"American Gothic," the iconic painting of two stone-faced Iowa farmers -- she's wearing a Puritan collar and he's holdng a pitchfork, they're standing in front of a modest Gothic farmhouse -- is the subject of two new books, just in time for the painting's 75th birthday.
Like "Mona Lisa," few viewers can look at "American Gothic" and explain exactly why it's so famous, nor can they easily see it fresh. But to those who know its history, the painting still has magic and mystery, according to Steven Biel, a teacher of literature and history at Harvard, author of "American Gothic: A Life of America's Most Famous Painting," and Thomas Hoving, a former director of New York's Metropolitan Museum of Art and author of "American Gothic: The Biography of Grant Wood's American Masterpiece."
Both authors assert that "it was the house, not the people, that inspired a visual triangle so compelling that it brought instant fame to a previously unknown artist and went on to serve the purposes of art, commerce and parody over and over again," writes Kate Bolick in The Scotsman.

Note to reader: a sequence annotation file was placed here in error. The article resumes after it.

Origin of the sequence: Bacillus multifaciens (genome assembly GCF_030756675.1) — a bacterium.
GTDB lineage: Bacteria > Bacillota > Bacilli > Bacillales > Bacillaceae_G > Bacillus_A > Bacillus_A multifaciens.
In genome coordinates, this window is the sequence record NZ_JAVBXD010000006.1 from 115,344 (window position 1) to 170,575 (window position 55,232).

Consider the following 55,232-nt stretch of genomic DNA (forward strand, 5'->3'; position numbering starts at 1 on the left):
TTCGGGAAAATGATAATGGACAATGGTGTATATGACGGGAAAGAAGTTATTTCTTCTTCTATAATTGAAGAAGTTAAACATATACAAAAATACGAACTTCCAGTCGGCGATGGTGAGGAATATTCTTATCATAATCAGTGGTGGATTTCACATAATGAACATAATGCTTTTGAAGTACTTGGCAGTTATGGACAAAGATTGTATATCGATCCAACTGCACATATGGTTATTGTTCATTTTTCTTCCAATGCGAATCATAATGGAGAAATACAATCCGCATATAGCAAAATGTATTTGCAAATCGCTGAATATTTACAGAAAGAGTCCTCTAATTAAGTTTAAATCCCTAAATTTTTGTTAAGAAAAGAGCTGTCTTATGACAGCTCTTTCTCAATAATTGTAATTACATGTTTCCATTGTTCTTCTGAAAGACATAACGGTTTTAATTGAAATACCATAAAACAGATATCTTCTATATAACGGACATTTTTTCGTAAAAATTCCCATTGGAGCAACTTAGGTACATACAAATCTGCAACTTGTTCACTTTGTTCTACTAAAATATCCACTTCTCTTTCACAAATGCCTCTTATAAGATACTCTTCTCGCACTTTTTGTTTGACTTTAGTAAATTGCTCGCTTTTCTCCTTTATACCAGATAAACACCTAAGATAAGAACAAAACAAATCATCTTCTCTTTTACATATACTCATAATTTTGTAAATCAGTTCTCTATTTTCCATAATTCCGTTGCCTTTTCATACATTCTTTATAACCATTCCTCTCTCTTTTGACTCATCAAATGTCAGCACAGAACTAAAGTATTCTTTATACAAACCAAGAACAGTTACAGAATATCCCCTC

Wood thought the house "was silly and pretentious and roared with laughter," according to Hoving. To accentuate the house's goofy features, Wood elongated the house's proportions, narrowing the window and further pitching the roof, Bolick writes.
The Associated Press reports that tourists frequently visit Eldon, Iowa, where the house still stands, to have their pictures taken in exactly the same pose, from exactly the same angle, as the farm couple in Grant Wood's famous painting. Some of the tourists, like viewers everywhere, think the painting is a positive portrayal of hard-working Midwestern values, while others think it's a satire that reveals narrow-minded religiosity and humorlessness.
Biel, in his book, points out that the painting initially provoked hostility from Iowans who viewed it as an attack on small town life and values, portraying faithful farmers as religious fanatics and proponents of ultra-conservative politics. One farmer confronted Wood and told him he "should have his head bashed in," Biel reports.
Wood later told an interviewer that he never meant to offend anyone or to make fun of Iowa farmers.
He submitted the painting to a national exhibition at the Art Institute of Chicago, where, after some controversy, it was awarded the bronze medal. The institute bought the painting from Wood for $300, and displayed it as one of its most prized acquisitions. The rest, as they say, is history.